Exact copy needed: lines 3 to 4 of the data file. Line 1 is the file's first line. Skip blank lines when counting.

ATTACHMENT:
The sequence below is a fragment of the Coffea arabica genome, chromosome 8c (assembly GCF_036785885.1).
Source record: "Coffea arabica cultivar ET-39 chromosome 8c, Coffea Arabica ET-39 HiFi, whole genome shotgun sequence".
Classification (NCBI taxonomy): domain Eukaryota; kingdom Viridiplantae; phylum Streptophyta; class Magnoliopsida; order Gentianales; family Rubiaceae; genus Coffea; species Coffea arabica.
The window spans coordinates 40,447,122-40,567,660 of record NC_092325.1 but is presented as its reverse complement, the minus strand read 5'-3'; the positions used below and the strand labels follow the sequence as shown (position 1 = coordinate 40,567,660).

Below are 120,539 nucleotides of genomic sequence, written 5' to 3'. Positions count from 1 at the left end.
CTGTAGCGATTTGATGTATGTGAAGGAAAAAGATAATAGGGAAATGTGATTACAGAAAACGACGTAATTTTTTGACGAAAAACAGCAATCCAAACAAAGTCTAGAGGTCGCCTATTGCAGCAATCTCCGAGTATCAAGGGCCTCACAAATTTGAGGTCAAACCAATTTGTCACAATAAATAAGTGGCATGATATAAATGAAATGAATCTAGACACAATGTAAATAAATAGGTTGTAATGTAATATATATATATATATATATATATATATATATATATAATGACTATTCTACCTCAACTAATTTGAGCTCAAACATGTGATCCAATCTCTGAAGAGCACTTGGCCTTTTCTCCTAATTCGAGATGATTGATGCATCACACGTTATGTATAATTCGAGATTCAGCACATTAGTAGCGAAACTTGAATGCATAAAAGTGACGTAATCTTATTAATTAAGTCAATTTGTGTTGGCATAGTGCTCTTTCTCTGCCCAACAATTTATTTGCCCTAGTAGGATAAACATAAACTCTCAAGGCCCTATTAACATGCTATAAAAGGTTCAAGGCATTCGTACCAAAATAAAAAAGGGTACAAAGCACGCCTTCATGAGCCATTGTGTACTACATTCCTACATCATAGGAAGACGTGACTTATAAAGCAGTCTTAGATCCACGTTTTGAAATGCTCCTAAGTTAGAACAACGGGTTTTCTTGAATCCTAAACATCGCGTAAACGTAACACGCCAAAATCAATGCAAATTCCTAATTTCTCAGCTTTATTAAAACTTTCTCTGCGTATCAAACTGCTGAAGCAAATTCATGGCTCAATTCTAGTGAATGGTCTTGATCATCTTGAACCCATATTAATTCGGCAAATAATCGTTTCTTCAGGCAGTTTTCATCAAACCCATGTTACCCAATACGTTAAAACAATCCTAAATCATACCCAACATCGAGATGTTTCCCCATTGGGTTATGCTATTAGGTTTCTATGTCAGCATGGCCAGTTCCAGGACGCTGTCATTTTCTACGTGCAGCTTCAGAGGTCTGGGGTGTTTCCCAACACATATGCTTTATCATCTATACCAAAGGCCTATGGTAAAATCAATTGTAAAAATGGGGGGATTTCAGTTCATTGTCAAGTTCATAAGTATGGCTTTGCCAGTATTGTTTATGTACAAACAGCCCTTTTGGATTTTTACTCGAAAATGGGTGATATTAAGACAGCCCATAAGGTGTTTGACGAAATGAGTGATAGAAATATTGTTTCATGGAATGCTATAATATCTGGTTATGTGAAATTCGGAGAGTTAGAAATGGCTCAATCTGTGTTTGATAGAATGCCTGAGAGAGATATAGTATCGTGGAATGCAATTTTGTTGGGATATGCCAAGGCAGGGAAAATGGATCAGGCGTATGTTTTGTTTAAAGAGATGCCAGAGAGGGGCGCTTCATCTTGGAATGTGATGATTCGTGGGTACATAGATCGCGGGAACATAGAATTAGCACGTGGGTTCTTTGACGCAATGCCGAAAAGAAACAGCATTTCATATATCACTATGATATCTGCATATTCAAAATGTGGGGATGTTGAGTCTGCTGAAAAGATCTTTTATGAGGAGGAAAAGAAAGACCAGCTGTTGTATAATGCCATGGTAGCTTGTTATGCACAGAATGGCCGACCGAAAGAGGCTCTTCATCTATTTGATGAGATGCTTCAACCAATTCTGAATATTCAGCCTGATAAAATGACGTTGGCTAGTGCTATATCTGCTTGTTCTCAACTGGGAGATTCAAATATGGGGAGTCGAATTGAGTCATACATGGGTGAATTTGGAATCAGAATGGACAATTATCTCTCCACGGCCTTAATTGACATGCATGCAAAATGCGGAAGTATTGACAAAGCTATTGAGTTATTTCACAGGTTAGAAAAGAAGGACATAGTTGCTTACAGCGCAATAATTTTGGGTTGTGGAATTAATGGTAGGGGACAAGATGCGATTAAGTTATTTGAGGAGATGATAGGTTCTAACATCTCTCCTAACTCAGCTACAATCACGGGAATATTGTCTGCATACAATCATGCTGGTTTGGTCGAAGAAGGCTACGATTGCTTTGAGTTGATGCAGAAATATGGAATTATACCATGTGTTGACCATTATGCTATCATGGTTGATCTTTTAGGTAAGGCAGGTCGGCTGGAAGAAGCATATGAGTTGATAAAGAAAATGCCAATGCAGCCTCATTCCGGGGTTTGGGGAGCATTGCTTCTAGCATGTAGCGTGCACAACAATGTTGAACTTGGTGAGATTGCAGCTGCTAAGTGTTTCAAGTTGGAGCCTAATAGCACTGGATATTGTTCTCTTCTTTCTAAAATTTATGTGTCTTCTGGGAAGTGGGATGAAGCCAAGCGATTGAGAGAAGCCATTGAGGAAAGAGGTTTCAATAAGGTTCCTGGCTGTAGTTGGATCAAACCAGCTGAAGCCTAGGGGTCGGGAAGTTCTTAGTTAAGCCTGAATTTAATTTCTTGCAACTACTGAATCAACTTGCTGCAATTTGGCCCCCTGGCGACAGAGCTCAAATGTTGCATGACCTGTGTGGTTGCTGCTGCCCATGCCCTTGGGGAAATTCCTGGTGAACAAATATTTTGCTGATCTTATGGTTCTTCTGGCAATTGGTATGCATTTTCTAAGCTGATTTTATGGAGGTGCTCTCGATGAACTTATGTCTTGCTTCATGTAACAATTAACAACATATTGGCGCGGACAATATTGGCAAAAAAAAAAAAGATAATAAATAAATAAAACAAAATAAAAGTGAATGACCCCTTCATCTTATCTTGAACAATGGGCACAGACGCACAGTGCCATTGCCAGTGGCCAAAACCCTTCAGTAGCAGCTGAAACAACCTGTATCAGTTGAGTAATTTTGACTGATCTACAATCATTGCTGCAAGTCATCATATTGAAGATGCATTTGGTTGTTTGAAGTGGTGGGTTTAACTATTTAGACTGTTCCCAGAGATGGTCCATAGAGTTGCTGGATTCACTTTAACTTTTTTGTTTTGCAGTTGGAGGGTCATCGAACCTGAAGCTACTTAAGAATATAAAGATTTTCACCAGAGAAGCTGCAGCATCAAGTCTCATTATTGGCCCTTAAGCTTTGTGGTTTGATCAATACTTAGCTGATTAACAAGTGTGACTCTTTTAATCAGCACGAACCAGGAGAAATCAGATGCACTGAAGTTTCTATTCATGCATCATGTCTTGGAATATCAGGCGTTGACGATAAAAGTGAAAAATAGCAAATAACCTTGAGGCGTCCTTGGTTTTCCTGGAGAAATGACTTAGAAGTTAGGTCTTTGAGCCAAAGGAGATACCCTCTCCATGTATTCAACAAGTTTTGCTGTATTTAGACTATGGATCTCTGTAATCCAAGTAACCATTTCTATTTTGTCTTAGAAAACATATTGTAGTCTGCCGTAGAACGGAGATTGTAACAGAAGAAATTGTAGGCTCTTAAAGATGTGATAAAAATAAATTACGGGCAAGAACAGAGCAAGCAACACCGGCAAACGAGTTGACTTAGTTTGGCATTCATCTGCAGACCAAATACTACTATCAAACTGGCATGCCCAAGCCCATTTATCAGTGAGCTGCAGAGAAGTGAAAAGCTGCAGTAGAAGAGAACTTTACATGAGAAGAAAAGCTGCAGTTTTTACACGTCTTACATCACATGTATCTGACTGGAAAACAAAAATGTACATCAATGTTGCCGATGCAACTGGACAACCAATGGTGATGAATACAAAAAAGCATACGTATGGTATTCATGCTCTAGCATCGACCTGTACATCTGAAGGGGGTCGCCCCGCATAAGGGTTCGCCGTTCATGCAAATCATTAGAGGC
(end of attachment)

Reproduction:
Classification (NCBI taxonomy): domain Eukaryota; kingdom Viridiplantae; phylum Streptophyta; class Magnoliopsida; order Gentianales; family Rubiaceae; genus Coffea; species Coffea arabica.
The window spans coordinates 40,447,122-40,567,660 of record NC_092325.1 but is presented as its reverse complement, the minus strand read 5'-3'; the positions used below and the strand labels follow the sequence as shown (position 1 = coordinate 40,567,660).